Why it pays to have several savings accounts

Why it pays to have several savings accounts 3

Today we have a guest post from Naomi over at The Organised Life Project which shows you the best way to keep your savings in order to get the most form them!

One of the best things I’ve done to organize my finances and to make sure we only spend within our budget, is to open a number of different accounts. We did this for our spending accounts – we have separate accounts for diesel and groceries and bills – and we’ve also done this for our savings. It definitely pays to have several savings accounts.

Before I set up this system, I didn’t really have any savings. Sometimes I would be able to save a little bit from paycheck to paycheck, but that would soon be gone the first time I wanted to buy something extra. For me, regular saving with several savings accounts was the only way to do it.


How many savings accounts do you need?

In The Organised Life Project, I encourage people to open at least 3 savings accounts. One for long-term savings, one for medium term savings and one for short-term ‘emergency’ savings.


Emergency savings

The short-term ‘emergency’ savings is the one you should save into first. Ideally, it would contain a month’s worth of outgoings. This is the account you use when there’s some unexpected spending needed: the washing machine has broken or the car needs new tyres. For this, you need an account which you can access the savings immediately. This typically has a lower interest rate (around 1%) and is an easy-access account.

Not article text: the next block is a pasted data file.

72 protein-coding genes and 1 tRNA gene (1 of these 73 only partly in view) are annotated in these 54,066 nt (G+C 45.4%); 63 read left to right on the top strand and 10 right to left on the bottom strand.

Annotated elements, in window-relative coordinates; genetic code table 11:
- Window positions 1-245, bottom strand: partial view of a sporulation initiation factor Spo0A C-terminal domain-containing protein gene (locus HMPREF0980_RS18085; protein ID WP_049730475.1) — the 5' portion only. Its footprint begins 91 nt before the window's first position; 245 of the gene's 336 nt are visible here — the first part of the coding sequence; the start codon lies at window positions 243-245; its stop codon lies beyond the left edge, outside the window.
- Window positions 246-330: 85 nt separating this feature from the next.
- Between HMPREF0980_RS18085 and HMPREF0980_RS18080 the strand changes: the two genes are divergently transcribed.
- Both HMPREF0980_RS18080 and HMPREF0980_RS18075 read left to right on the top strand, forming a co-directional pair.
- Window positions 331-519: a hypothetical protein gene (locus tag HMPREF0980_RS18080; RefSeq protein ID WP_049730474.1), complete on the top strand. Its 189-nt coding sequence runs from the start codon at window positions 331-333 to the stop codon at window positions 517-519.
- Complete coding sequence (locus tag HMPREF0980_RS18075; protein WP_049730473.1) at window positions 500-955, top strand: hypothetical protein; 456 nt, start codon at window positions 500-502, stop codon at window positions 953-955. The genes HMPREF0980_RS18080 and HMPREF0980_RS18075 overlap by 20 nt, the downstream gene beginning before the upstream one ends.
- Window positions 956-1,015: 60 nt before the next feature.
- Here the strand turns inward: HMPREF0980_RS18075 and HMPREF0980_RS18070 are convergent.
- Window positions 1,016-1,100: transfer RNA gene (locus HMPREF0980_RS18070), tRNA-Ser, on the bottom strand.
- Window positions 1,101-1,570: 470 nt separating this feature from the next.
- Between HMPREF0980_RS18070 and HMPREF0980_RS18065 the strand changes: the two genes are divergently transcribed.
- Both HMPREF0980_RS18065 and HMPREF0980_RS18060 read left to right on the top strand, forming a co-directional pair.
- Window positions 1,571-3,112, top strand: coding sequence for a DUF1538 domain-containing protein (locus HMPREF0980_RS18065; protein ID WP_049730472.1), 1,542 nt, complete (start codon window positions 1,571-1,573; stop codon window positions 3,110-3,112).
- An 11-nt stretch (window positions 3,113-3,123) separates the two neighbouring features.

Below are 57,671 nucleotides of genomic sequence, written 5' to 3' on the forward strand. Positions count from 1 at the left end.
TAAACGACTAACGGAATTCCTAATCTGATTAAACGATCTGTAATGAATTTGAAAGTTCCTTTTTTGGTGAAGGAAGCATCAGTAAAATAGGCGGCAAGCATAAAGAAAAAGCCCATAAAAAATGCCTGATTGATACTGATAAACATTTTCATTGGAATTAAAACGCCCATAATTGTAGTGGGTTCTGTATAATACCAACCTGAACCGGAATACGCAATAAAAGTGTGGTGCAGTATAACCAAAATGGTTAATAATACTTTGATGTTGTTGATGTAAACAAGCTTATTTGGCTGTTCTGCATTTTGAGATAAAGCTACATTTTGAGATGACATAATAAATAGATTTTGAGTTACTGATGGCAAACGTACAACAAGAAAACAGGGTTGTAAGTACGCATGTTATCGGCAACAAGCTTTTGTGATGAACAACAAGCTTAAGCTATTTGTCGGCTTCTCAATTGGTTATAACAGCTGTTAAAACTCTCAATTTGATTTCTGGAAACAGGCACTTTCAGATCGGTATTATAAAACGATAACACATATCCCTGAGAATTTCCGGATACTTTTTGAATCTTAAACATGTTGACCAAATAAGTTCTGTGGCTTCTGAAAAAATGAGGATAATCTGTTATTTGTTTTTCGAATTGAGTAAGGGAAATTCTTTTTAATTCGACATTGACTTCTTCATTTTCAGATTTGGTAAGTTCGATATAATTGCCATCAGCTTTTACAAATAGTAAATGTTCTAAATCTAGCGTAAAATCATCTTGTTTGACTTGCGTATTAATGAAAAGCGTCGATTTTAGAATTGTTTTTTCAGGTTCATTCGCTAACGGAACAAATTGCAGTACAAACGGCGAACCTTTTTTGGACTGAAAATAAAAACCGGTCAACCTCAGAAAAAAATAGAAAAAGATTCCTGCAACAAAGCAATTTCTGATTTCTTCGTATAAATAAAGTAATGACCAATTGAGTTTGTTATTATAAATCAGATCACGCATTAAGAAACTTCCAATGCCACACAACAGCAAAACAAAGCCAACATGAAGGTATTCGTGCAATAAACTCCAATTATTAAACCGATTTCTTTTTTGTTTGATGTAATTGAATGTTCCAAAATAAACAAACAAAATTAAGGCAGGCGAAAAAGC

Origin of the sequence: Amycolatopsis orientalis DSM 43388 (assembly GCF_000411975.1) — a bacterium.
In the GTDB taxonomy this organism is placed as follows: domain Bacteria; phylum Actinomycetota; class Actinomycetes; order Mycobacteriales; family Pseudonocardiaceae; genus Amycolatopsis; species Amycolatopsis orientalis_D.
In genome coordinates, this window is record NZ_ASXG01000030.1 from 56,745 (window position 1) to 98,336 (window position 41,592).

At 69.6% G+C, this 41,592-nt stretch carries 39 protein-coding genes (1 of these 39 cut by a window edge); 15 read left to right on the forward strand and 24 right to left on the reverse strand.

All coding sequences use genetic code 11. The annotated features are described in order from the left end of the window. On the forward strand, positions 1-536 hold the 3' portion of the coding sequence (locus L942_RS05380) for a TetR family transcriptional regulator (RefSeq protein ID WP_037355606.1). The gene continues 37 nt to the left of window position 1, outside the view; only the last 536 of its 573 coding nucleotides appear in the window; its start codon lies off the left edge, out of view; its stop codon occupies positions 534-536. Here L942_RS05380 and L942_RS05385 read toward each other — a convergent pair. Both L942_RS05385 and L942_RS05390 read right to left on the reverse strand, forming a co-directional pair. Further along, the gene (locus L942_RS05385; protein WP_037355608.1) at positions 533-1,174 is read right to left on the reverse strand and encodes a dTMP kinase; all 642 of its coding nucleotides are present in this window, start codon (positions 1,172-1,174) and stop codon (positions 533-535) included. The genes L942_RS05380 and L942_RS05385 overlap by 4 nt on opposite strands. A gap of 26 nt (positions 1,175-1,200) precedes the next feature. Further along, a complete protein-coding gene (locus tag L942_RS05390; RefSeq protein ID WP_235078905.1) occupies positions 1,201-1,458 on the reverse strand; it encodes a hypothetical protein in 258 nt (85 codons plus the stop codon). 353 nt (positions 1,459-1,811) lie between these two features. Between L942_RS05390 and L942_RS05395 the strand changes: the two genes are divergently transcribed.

Medium-term savings

For medium-term savings, for example, if you’re saving for a holiday or Christmas, it’s worth looking at regular saver accounts. Some of these can pay up to 5% interest which is amazing in the current climate. You do have to pay into it monthly, and they have restrictions on when you can withdraw money. Most of them require you to have the linked bank account. Typically, these accounts only last a year, so they are perfect for saving for a special occasion.


Longer-term savings

For longer-term saving, you definitely need to look at a fixed-rate account, where you need to give notice to withdraw the money. You might also look at bonds or ISAs, depending on your situation and how much you want to save.  On these accounts, the interest rate is around 2%, but you don’t need to keep chopping and changing them like you do with the regular saving accounts. Your money stays safe earning a steady rate of interest. And with interest rates rising, that can only be a good thing.


Regular saving is key

Whichever bank accounts you choose, regular saving is so important. I know personally, that if the money is in my ‘spending’ account, I’ll spend it. I think I’m a spender, not a saver! But if it’s tucked safely away into a savings account, it soon adds up. Even £30 a month adds up when you don’t spend it.

For me, it definitely pays to have several savings accounts. It helps me stay organised with my savings and keep on top of my goals. Ultimately, it helps me control my money, which is the most important thing.

Finances are a big part of The Organised Life Project. If you’d like to join The Organised Life Project, which is a systematic way of organizing your entire life, please head over to and sign up to join our community.










What do you think?

Written by themoneyshed

Leave a Reply

Your email address will not be published. Required fields are marked *

GIPHY App Key not set. Please check settings


Autumn Budget round-up for the Self-Employed

Autumn Budget round-up for the Self-Employed

What's The Real Cost of Setting Up a Business?

What’s The Real Cost of Setting Up a Business?